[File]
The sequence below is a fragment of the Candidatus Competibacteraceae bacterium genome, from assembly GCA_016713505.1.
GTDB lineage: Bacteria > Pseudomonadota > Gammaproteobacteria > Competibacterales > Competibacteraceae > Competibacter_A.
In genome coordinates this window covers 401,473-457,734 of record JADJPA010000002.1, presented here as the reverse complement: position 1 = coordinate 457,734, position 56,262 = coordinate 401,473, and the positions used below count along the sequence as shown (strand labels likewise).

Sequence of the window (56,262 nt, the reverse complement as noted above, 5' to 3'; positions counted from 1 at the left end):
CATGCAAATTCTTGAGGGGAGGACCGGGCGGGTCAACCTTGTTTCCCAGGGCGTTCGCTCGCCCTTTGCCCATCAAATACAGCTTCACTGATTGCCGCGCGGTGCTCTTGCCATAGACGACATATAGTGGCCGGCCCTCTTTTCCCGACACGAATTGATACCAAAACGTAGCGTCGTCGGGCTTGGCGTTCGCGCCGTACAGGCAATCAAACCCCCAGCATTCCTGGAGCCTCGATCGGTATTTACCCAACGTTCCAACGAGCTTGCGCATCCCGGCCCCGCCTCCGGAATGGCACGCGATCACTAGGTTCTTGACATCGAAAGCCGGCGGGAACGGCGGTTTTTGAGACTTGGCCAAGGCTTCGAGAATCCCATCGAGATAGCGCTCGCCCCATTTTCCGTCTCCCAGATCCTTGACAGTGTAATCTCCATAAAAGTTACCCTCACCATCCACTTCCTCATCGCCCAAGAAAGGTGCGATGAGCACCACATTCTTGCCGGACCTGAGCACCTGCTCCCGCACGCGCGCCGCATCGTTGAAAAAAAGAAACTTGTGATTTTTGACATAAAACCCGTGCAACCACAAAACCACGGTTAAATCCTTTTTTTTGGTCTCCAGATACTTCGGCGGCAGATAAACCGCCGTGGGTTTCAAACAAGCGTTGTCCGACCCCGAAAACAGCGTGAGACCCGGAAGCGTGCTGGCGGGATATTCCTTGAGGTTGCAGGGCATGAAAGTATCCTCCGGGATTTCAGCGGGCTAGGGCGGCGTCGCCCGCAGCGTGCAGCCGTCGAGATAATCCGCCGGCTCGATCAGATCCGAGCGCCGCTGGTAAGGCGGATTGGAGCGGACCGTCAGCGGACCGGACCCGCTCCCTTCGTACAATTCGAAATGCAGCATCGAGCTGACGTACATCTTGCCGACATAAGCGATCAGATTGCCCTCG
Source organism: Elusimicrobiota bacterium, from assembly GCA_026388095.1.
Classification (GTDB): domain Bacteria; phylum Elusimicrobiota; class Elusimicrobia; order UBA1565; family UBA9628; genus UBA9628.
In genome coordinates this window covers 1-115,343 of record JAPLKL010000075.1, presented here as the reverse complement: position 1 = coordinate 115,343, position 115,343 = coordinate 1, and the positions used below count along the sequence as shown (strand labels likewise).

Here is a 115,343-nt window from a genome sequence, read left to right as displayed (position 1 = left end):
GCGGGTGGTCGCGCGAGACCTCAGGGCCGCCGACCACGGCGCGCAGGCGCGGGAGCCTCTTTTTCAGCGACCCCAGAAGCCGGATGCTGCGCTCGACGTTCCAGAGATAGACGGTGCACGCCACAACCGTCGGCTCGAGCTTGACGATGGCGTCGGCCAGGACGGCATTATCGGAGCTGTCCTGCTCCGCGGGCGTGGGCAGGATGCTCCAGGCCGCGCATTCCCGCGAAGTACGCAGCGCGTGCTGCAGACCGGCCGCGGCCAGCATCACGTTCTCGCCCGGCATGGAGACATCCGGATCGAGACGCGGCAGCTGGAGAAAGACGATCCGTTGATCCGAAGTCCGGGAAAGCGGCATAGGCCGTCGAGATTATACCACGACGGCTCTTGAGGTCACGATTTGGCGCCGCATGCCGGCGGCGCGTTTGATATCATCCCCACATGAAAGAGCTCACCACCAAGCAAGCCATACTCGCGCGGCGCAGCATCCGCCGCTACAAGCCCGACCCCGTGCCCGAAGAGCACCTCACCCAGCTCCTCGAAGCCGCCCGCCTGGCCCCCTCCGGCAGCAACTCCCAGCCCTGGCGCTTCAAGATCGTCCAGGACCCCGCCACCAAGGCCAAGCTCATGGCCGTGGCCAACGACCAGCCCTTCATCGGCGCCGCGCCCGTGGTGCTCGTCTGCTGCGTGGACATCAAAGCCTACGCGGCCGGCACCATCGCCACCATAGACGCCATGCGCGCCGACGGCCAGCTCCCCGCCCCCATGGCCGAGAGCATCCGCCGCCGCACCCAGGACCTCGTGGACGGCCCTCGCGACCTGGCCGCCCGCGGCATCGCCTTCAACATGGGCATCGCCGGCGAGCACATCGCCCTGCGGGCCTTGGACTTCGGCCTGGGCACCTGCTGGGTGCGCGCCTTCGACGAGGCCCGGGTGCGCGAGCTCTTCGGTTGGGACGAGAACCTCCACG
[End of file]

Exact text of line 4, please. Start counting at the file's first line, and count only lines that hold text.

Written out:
Sequence of the window (56,262 nt, the reverse complement as noted above, 5' to 3'; positions counted from 1 at the left end):